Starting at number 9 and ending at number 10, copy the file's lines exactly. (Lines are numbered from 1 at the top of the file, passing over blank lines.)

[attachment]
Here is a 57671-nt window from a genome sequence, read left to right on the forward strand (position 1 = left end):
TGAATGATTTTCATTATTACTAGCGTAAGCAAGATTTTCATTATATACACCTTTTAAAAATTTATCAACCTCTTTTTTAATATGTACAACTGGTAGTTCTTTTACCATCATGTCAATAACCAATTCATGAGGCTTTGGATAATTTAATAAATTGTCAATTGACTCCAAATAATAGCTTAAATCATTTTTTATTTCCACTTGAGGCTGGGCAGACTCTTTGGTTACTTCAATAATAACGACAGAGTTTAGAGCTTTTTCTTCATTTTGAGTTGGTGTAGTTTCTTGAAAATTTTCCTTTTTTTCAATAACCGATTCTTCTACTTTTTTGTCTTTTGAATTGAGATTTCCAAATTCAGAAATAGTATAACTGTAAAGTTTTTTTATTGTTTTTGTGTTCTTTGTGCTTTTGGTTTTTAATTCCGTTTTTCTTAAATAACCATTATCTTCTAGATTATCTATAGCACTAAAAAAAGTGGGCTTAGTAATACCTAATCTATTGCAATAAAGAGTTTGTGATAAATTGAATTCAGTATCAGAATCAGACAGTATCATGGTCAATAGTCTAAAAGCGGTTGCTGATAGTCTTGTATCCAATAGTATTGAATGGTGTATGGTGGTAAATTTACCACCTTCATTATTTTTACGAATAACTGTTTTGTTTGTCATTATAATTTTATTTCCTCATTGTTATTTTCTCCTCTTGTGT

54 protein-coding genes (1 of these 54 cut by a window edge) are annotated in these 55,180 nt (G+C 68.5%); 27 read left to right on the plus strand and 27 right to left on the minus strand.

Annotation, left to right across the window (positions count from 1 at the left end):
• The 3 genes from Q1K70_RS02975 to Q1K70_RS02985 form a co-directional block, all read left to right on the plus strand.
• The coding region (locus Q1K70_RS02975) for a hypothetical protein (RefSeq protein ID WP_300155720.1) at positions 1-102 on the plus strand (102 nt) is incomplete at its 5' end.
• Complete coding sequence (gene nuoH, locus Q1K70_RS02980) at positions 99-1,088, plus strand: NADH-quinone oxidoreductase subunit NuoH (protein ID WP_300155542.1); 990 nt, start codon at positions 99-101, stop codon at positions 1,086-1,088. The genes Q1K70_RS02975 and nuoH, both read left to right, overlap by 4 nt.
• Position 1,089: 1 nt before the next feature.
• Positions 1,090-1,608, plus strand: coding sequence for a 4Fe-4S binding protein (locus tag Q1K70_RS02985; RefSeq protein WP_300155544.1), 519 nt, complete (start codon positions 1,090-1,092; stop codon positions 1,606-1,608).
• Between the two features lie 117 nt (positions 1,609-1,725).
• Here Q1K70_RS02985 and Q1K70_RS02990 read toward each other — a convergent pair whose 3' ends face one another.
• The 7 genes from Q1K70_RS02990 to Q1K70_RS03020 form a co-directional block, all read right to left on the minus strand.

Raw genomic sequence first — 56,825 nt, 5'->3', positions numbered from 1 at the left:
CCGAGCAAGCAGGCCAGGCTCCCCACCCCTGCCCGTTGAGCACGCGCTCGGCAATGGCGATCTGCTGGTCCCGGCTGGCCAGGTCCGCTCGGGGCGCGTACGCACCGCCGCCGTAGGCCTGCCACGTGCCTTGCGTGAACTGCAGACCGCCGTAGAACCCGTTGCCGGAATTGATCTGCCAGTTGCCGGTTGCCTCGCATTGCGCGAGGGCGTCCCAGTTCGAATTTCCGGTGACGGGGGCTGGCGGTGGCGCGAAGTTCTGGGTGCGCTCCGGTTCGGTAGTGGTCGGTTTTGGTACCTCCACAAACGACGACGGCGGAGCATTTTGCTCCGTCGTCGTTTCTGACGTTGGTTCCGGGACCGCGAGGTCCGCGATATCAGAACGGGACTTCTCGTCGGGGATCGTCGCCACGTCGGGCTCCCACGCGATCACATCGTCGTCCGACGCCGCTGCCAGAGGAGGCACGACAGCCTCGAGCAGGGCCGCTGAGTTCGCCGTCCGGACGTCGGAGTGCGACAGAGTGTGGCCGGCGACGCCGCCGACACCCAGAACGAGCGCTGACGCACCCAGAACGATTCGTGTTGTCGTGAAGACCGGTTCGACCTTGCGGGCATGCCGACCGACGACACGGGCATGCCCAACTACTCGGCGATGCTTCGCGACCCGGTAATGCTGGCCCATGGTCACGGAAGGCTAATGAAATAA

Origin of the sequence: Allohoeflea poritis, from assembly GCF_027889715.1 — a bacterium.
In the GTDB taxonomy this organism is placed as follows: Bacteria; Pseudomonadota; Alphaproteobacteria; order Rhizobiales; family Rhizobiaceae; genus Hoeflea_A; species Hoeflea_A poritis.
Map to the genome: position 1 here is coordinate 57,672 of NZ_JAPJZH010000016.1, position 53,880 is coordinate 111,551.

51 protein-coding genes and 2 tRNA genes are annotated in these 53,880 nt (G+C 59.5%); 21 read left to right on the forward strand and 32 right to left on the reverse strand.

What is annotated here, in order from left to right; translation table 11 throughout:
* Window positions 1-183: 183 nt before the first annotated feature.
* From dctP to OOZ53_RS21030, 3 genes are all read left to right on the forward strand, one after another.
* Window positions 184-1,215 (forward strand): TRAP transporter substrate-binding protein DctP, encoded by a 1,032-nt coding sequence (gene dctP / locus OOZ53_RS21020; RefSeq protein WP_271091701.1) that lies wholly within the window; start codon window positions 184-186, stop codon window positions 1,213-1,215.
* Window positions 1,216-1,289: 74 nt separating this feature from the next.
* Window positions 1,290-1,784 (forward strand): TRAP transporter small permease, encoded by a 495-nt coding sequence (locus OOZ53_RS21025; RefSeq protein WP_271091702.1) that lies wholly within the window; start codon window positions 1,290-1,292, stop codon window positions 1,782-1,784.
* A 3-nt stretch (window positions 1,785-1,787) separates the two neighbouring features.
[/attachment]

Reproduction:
• Positions 1,090-1,608, plus strand: coding sequence for a 4Fe-4S binding protein (locus tag Q1K70_RS02985; RefSeq protein WP_300155544.1), 519 nt, complete (start codon positions 1,090-1,092; stop codon positions 1,606-1,608).
• Between the two features lie 117 nt (positions 1,609-1,725).